Photos: Jasson Bautista and Nadine Gostantian
The congressional debate hosted in Pierce College’s Great Hall on Thursday heated up when Congressman Brad Sherman put his arm around opponent Congressman Howard Berman’s head with unclear intentions.
The debate was part of Pierce’s Day of Politics 2, sponsored by Pierce’s Departments of Political Science, Economics, Criminal Justice, and Law and Chicano Studies.
“He reached up and tried to put him into a headlock.” said Berman’s campaign manager, Brandon Hall. “That’s not appropriate for a congressman.”
While trading rebuttals initially focused on responding to a question asked by a student regarding the Valley’s entertainment industry, Berman reassured the audience that he was the author of the DREAM Act, a bill meant to help illegal immigrants gain permanent residency.
Berman, who fell out of his chair twice during Sherman’s opening speech because of a gap in the stage, maintained that he was the author of the bill, despite Sherman’s saying otherwise.
“He lies,” Berman said. “He knows I’m the house author of the DREAM Act. Why does he say that? Because he thinks he can get away with it. But, in the end, ya can’t fool all the people all the time, Brad.”
Standing up, Sherman waited until the crowd’s cheers died down to share his point of view, citing the congressional representative of Illinois’ Fourth District, Luis Gutierrez, as the actual author of the bill.
“Howard, Luis Gutierrez introduced the bill. You didn’t. And the official records of Congress will prove you wrong,” Sherman yelled into his microphone. “Howard, you wanna get into this?”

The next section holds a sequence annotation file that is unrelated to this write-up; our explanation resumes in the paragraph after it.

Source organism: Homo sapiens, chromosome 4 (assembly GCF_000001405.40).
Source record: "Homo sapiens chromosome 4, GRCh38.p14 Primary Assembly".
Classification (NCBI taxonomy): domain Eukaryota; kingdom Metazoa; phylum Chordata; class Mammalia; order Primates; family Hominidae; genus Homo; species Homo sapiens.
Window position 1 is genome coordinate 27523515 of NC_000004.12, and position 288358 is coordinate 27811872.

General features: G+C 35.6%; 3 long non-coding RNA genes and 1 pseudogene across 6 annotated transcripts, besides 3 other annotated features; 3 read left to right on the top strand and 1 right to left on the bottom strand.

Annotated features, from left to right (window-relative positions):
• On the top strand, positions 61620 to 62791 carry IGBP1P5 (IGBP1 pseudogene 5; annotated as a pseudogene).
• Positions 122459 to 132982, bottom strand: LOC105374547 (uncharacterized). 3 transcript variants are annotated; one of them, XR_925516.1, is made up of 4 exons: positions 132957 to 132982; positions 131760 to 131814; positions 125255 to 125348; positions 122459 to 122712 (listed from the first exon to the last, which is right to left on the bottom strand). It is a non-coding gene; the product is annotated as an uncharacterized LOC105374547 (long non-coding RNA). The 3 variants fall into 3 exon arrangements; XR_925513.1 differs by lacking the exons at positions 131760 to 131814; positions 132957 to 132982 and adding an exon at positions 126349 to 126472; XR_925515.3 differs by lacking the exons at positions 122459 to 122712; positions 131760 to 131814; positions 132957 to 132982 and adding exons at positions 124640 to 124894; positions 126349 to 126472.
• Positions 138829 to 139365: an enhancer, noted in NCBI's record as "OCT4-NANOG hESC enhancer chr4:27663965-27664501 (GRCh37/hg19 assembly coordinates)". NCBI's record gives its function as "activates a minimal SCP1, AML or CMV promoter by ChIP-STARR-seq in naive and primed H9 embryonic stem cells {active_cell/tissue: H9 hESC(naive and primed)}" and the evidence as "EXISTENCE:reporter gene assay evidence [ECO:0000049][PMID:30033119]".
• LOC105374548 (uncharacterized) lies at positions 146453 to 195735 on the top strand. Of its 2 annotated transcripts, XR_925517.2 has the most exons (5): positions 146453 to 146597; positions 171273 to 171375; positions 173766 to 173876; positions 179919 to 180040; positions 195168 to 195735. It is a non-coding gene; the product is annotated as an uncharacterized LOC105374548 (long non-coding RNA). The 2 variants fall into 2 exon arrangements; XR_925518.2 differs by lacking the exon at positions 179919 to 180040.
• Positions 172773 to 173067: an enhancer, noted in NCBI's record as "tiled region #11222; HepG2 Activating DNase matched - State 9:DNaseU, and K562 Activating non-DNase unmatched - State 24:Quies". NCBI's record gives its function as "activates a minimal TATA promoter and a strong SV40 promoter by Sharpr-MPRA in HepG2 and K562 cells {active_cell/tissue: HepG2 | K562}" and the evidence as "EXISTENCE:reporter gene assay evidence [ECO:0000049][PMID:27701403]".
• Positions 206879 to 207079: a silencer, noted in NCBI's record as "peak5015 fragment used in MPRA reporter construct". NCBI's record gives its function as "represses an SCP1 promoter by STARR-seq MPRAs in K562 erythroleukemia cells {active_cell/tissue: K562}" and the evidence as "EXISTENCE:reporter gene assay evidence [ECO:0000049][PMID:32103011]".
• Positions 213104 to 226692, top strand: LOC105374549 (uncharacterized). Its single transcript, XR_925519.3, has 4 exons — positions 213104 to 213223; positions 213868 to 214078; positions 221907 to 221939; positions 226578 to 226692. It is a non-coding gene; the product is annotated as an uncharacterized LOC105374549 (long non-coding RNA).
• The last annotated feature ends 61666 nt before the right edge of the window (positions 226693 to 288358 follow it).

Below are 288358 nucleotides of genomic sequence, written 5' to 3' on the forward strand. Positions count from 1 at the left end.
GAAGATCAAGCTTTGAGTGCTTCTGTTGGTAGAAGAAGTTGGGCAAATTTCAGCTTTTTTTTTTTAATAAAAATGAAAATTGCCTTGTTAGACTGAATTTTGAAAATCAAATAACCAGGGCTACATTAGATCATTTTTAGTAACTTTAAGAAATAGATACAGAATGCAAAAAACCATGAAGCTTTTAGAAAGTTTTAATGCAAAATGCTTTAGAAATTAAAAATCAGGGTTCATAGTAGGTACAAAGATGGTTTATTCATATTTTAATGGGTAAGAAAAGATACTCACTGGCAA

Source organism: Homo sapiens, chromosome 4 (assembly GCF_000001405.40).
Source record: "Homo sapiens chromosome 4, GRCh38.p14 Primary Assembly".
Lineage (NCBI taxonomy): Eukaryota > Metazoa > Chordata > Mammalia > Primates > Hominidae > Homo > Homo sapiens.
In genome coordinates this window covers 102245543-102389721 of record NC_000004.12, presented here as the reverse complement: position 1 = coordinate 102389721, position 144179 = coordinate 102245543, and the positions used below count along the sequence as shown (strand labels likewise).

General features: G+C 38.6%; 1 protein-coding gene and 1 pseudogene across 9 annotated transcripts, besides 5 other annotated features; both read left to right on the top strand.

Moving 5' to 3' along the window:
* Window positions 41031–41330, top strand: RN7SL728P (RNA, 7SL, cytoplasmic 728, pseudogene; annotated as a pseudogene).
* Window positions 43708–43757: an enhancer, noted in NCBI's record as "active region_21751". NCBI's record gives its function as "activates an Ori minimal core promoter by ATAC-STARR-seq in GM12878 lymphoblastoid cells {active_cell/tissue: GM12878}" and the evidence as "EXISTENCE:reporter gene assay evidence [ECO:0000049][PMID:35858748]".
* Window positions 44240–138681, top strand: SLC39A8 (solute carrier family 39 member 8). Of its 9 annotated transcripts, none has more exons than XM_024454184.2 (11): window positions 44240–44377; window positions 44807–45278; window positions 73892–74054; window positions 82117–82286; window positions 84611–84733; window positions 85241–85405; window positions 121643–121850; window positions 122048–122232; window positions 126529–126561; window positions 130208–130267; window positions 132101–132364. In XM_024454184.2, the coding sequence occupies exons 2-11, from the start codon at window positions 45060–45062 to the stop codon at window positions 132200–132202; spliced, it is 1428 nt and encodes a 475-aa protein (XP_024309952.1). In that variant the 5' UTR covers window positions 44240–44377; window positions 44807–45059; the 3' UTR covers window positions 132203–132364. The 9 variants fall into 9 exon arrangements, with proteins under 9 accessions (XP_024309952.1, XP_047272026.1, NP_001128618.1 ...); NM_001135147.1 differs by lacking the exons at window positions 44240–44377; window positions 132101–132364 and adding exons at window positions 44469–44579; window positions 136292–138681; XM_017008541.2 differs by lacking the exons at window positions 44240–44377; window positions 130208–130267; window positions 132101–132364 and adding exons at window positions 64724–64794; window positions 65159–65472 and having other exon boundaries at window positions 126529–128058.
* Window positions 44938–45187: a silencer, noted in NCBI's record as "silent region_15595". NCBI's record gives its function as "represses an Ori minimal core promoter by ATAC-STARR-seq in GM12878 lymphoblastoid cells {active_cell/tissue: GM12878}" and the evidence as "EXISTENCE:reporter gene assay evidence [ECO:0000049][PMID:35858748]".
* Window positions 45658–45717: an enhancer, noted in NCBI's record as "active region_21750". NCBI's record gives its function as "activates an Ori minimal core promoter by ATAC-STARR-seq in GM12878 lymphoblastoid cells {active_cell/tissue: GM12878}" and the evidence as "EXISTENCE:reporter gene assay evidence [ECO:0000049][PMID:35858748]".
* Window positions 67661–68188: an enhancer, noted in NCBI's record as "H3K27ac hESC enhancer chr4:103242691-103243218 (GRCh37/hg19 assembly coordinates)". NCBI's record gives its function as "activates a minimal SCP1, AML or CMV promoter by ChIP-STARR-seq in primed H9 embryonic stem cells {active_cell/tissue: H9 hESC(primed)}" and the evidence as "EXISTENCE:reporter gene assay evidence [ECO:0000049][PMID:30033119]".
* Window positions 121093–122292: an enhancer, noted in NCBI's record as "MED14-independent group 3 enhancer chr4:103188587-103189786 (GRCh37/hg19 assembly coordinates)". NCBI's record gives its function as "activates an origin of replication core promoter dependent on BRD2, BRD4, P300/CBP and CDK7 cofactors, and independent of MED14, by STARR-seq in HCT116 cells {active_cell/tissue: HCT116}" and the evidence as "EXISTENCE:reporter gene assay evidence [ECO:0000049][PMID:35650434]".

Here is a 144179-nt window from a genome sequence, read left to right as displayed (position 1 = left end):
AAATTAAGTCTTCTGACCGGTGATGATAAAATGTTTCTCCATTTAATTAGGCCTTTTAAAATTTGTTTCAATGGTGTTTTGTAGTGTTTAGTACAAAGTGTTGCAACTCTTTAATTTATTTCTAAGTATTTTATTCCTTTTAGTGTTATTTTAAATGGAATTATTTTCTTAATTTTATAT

Upon seeing Sherman put his arm over Berman’s shoulder while yelling at him in the microphone, Deputy William Dunkin stepped onto the stage to prevent the situation from escalating.
“I heard a little bit of a heated argument,” Dunkin said. “They were cooperative. They split up. They were no problem at all.”
The congressmen, who have been pitted against one another this election because of redistricting, continued to speak over the crowd while Dunkin was on the stage.
“Don’t you dare stand up here in the West San Fernando Valley and get in my face,” Sherman said. “Stay away from me. You wanna put your face in mine? Go ahead.”
Sherman was responding to allegations made by Berman moments earlier.
“Brad says things that no one verifies. Is this what you want?” Berman said, pointing at Sherman. “He’s either delusional or he distorts the truth.”
Instead of responding to the questions that were posed, some students and other voters present felt the evening’s debate consisted mostly of the candidates putting each other down.
“It’s a little gutless to call another elected official ‘delusional.’” said Noah, a Sherman supporter from West Hills who withheld his last name. “You’re gonna instigate drama if you get into making ad hominem judgements like that.”
Berman addressed preconceptions the audience may have had early on in the debate and tried to set Sherman and himself apart.
“Superficially, this contest may look like a race between two bespectacled, balding democrats with similar voting records and rhyming names. But in reality,” Berman said, “it’s very different.”
The debate was slated to “thoughtfully engage and inspire students and the greater community,” according to an online article in Pulse, a part of Pierce’s official website.